Editor’s Note: Recently, had the opportunity to speak to Don Whitney about his most academic work, Finding God in Solitude: The Personal Piety of Jonathan Edwards and Its Influence on His Pastoral Ministry (Peter Lang, 2014). While professor Whitney is known mostly for his interest in the spiritual disciplines and his successful popular level works, this book is a complete and thorough academic treatment on Jonathan Edwards.


I caught up with Don Whitney, professor at Southern Baptist Theological Seminary, recently by phone call. Dr. Whitney happened to be house hunting at the time, so thankfully, he graciously took my call between padlocks and for sale signs. Our chat was warm and inviting, just like the tone of his many helpful books. Among other things, I learned that Dr. Whitney has an enthusiastic admiration for quality ink pens, and has even written birthday letters on nice stationary to most of his church’s congregants in an elegant handwriting which he relearned as an adult.

What I did not know about Professor Whitney until somewhat recently is that he is a second-to-none Jonathan Edwards scholar. My first introduction to his writing came through his extraordinarily helpful book, Spiritual Disciplines for the Christian Life. I am sure that others who know him also encountered his writings the same way. Indeed, Whitney spent the better part of a few years combing through Jonathan Edwards writings, especially his personal writings in Volume 16 of the Yale Works.

My first clue that that Whitney had a fascination with Jonathan Edwards was when I heard his talk on the Northampton Divine at the Desiring God conference several years back. But I did not know he had studied Edwards formally. As we chatted on the phone, I could hear the tenor in his voice change when he described the experience of holding Sinners in the Hand of an Angry God in his own hands when he studied at the Beinecke Rare Book Library at Yale.

Whitney’s interest in JE began in earnest several years earlier when he was teaching a course on the lives of three great Christians. In that course, Whitney asked his students to read a biography of Edwards, Spurgeon, and Lloyd-Jones as well as a taste of their own writings. And, as is the course for many of us, his fascination with the New England Puritan kicked into another gear.

He was hooked on Edwards.

Finding God in Solitude as you might guess, stays in Whitney’s primary traffic lane: that is to say, it does not depart far from his special interest in the spiritual disciplines. In this work, Whitney looks at the overall piety of Jonathan Edwards. By the way, when using the word “piety,” we should not think of religious show or artifice in any way. Sometimes the adjective “pious” has a bit of a negative overtone. On the contrary, we are talking about the very sincere desire of one’s heart to be given over in obedience and sanctification to the Lord. Truly, Edwards modeled this desire for personal holiness, as the book catalogs.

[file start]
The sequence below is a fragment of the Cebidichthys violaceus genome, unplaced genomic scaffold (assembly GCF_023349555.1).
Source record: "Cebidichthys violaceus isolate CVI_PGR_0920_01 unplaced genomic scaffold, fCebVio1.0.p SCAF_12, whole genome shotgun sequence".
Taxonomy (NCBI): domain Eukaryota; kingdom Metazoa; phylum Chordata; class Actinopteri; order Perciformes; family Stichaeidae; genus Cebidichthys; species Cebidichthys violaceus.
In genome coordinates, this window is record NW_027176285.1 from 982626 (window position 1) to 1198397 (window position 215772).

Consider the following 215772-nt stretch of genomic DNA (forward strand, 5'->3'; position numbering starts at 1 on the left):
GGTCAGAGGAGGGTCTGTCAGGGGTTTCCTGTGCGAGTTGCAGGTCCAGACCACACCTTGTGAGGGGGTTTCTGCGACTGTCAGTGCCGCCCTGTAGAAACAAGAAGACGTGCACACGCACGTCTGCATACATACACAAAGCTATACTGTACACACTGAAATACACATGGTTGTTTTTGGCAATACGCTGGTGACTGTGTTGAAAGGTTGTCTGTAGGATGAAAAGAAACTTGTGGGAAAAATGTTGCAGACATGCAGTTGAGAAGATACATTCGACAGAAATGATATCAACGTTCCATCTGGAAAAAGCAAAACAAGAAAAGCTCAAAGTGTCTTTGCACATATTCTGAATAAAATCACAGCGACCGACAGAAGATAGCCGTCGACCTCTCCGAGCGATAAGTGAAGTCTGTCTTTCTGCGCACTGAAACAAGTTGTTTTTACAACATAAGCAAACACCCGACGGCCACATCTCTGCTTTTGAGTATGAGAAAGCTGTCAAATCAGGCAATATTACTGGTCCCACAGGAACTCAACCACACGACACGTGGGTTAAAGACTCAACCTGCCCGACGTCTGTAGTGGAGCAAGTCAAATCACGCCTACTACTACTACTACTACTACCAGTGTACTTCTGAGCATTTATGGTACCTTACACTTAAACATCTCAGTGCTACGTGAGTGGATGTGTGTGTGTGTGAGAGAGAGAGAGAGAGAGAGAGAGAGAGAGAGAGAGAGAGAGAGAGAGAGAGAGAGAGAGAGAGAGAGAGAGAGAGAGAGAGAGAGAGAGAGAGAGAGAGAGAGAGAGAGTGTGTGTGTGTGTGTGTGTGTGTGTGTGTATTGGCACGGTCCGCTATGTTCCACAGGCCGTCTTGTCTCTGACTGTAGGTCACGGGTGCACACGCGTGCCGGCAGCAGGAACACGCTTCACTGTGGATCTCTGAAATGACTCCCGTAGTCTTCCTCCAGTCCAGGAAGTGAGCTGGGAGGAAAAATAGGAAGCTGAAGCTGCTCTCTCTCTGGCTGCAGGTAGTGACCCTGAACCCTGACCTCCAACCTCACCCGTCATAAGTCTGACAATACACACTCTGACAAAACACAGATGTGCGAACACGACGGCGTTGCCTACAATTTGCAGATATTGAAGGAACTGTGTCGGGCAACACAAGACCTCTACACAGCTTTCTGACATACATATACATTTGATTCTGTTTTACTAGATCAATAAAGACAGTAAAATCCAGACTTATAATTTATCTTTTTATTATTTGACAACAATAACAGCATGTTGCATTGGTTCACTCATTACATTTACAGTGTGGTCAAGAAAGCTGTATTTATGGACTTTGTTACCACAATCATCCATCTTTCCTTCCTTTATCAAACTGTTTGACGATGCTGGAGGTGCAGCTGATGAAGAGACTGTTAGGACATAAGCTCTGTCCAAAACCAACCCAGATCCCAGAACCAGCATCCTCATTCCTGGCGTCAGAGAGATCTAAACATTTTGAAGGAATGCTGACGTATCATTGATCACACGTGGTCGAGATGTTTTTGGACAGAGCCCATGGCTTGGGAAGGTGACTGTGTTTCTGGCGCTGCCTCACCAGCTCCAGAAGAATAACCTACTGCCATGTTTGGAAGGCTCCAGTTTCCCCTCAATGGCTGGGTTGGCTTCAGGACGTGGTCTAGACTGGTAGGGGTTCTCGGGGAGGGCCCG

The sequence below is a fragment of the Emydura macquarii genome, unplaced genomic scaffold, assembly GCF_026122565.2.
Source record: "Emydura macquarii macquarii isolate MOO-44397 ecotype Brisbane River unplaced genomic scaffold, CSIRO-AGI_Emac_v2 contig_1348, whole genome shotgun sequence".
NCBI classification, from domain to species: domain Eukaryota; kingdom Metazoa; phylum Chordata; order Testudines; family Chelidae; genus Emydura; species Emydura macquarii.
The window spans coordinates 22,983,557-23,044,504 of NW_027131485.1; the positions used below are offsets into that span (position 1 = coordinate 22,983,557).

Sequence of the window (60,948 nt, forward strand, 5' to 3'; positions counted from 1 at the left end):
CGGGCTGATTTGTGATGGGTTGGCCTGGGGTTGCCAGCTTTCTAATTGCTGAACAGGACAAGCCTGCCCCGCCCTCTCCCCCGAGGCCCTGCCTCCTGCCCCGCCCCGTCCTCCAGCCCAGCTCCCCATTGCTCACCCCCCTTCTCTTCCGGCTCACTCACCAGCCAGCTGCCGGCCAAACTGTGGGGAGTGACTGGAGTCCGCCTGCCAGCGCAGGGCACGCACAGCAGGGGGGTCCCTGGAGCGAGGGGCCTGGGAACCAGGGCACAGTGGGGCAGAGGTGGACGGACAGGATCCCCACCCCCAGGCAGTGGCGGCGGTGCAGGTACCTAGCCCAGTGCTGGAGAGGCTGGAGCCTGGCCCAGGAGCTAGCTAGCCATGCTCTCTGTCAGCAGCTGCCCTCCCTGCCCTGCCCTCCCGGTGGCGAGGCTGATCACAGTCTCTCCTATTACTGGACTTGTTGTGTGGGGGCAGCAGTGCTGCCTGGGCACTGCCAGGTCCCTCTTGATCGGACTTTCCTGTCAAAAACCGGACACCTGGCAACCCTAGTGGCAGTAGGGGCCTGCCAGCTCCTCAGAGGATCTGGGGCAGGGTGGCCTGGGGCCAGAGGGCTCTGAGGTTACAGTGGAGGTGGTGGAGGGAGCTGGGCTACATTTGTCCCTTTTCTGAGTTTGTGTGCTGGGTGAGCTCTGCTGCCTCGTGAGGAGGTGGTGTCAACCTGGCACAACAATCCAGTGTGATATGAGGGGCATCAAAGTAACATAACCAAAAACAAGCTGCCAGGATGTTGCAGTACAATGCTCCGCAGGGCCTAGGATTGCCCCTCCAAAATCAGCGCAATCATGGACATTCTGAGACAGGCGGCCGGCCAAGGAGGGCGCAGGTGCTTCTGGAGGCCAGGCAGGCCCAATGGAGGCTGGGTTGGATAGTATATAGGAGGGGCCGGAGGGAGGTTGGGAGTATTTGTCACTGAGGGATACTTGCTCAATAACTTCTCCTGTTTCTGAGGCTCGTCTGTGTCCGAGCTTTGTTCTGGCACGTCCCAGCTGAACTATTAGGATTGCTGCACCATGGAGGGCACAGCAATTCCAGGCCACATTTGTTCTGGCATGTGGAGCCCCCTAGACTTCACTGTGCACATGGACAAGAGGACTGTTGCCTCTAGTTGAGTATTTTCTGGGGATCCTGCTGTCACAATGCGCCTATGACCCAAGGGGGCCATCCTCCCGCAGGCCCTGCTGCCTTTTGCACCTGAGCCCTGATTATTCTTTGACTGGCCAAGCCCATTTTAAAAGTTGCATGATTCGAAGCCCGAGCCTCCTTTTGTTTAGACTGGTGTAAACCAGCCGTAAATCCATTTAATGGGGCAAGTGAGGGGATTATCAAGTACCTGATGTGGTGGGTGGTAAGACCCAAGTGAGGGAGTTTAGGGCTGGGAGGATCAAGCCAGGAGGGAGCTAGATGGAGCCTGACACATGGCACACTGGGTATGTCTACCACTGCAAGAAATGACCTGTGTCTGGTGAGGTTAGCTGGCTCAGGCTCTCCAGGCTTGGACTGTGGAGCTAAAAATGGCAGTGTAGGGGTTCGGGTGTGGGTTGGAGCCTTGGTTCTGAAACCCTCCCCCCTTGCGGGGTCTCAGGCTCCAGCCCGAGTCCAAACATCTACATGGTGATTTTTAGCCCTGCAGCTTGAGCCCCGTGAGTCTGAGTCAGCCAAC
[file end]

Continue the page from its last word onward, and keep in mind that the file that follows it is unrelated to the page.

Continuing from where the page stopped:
Edwards, of course, is well known for his devotional life: his prayers in the woods, his singing along to God by horseback, his Blank Bible, his Miscellanies, and voluminous notes on Scripture. All of that work was forged in the quiet of the study alone with God, largely uninterrupted by the distractions of the world (especially those we face in the modern world). But even among Colonial Puritans, Edwards’s desire for solitude alone with God was remarkable. Whitney sees in all of this a great example that modern believers can imitate in some limited ways, although we ought not to expect to have Edwards’s mental powers.

It is true that Jonathan Edwards’s desire for solitude got him into trouble, as all who have read a biography of the Puritan well know (the “Bad Book Case” and the Lord’s Supper controversy come to mind). Edwards’s preference for company with God alone probably prevented him from being a more sociable pastor in many ways. At the same time, as Whitney argues in his book, that same desire for the Lord’s presence also resulted in some of the most important and profound theological treatises, books, and personal jottings that Colonial America would ever produce.

The book itself is a doctoral dissertation made somewhat more readable. Since it is an academic publication, this is likely to be one of Whitney’s lesser read books. That’s probably a shame. Not only that, but the price-tag at nearly $80 will be a hindrance to some. But for others who want a full-length treatment of how Edwards’s personal spiritual life effected him as a pastor of the Northampton Church, the book may very well be worth the cost.

I also asked Whitney if any of his more academic study on Jonathan Edwards would seep through into his popular writings. He assured me that it would, if only to a less intense degree than is given in this academic treatise. As a matter of fact, his newest work, Family Worship, quotes Edwards and length, and provided a new venue for Whitney to allow Edwards to continue to speak through the written press. Although not technically about Jonathan Edwards, Family Worship will have a tinge of Edwards’s scent throughout.

When I asked Whitney what originally attracted him to Jonathan Edwards, the SBTS professor said it was his rare and attractive combination of “life and doctrine; heart and mind.” It would be hard to disagree with that sentiment. True enough, that same emphasis which can be found in Jonathan Edwards also comes through in Don Whitney’s works. Surely it is a great thing when passion for the Lord of Glory and deep and reflective theology come together.